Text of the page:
The Bank of England has released a report that claims that pensioners have not been affected by the quantitative easing asset purchase programme.

The report, ‘The Distribution effects of Asset Purchases’ [1] says that without QE the economy would be in a far worse state than it is and that all resulting effects should be viewed in this light.

It goes on to say that the predominant majority of asset purchases were of Gilts and that, although this pushed Gilt prices up and yields down, it also had a similar effect on the prices of corporate bonds and equities. Therefore overall the report argues the QE process has been just about neutral. In fact the BoE report makes it all look rather rosy.

The report goes on to say that as most savers money is deposited in banks it is the historic low interest rates that have had the most effect, not QE.

As to pensioners, those already in receipt of a pension are unaffected the BoE claims, and those imminently expecting a defined benefit pension will be unaffected. Most controversially the bank also claims that those on defined contribution schemes have not had their income flows from the pension pot reduced, in fact says the report it could even be higher.

Dr Ros Altmann of SAGA though takes a completely different view.

“The Bank of England has just released an initial analysis of distributional impact of Quantitative Easing on the economy. The Bank concludes that QE has benefited the economy, because things would have been worse without it. It also concludes that because QE has pushed up gilt prices, it must have had a positive effect on the economy. The Bank fails to properly address the impact of QE on a vital demographic group of the UK economy – in particular the 21 million over 50s who have been negatively impacted.

“It is asserted, but not proven, that pension savers are no worse off due to QE gilt-buying, because the value of their pension savings has gone up to offset the fall in the annuity income they will receive when converting their pension fund into a pension income. This assertion is simply not correct and the reality is very different for those recently or soon-to-be-retired.”

Bank of England fails to address damage done by the inflation created by QE

“The Bank has also failed to factor in the damage done by the inflation created by QE to pensioner incomes. It is not true that those who had already bought their annuity before QE started are unaffected. Given that QE, even on the Bank’s own estimates, has pushed up inflation significantly, the impact on real incomes and spending power of Britain’s retirees has been damaged. The Bank of England seems oblivious to this effect.

“More than 90% of those buying annuities are buying level incomes with no protection against inflation at all. This means that their future income will be permanently lowered by QE pushing up current inflation and all those buying annuities after QE started will also have permanently lower future incomes as a result of both the effect on annuity rates and future inflation."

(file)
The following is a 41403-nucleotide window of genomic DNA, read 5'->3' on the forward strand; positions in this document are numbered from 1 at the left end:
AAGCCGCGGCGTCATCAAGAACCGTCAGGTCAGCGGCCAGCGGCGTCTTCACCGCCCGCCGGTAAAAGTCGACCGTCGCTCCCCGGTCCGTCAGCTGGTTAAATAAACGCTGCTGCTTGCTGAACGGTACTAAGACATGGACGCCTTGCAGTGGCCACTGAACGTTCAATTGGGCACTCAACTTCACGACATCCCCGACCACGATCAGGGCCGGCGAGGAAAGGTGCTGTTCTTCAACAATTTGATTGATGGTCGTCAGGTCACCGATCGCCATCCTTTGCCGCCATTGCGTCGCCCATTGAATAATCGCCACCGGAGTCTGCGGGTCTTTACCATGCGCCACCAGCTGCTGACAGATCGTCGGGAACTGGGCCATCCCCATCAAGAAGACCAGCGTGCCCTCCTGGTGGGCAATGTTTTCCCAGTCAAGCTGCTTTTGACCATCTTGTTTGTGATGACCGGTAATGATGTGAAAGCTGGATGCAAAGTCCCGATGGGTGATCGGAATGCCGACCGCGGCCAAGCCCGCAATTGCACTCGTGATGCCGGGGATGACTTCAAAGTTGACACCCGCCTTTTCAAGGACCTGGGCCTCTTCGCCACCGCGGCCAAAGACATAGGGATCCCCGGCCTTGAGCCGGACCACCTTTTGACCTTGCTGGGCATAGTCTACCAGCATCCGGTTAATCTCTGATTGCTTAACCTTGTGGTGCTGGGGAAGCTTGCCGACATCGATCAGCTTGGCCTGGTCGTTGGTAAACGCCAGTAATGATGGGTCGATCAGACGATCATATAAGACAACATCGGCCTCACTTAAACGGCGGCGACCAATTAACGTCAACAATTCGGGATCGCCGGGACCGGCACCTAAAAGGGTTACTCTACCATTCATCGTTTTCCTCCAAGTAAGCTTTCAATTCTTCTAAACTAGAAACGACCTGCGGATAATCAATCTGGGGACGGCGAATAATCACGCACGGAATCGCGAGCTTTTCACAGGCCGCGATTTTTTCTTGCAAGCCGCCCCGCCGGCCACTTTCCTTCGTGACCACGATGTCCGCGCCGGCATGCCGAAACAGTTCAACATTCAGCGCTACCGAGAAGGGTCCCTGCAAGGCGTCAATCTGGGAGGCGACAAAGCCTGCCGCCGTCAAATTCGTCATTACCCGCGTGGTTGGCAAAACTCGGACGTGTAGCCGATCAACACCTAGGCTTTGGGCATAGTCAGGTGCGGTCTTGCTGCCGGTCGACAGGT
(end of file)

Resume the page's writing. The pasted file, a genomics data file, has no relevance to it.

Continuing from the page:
Pushed up asset prices has not offset depressed annuity rates

“A brief examination of the facts does not support the argument that QE has pushed up asset prices by at least as much as it has depressed annuity rates. The following tables show that investments in equity markets have been hugely volatile and the overall performance of the stock market has not risen sharply in recent years, whereas gilt yields have moved sharply lower and annuity rates have plummeted.

“The fall in annuity rates since mid-2008 is over 24%. Cumulative inflation for older age groups has risen by over 20%. The FTSE is relatively unchanged and the average balanced pension fund has performed poorly, so that for people with defined contribution pensions, the impact of QE in reality has not been as the Bank of England is assuming.”

Coin Stack by Ian Britton

Coin Stack by Ian

Company pension schemes have been impacted by QE

“The Bank of England’s analysis also suggests that company pension schemes that were fully funded should not have been impacted by QE. Firstly, this conclusion does not stand up to detailed scrutiny, since only if the schemes were holding the assets that had been bought by QE would the impact have been fully offset.

“Secondly, in reality, we all know that most pension schemes were in deficit before QE started, so the impact has indeed been damaging. Rising asset prices have not offset the fall in gilt yields and deficit problems have also caused corporate UK to cut its investment spending in order to divert resources to fix pension shortfalls. In addition, many employers are actually going bust as they cannot afford their pension contributions, while banks are now refusing to lend to businesses with defined benefit pensions due to fears about the deficits.

Ros Altmann concludes: “The damage is particularly problematic, yet the Bank keeps suggesting it is not due to QE. The reality is very different. Buying gilts and artificially driving down gilt yields which underpin both defined benefit and defined contribution pensions is causing significant economic damage, is permanently impoverishing pensioners, is pushing up inflation and damaging consumer spending. All the negative impacts need to be taken more seriously.”


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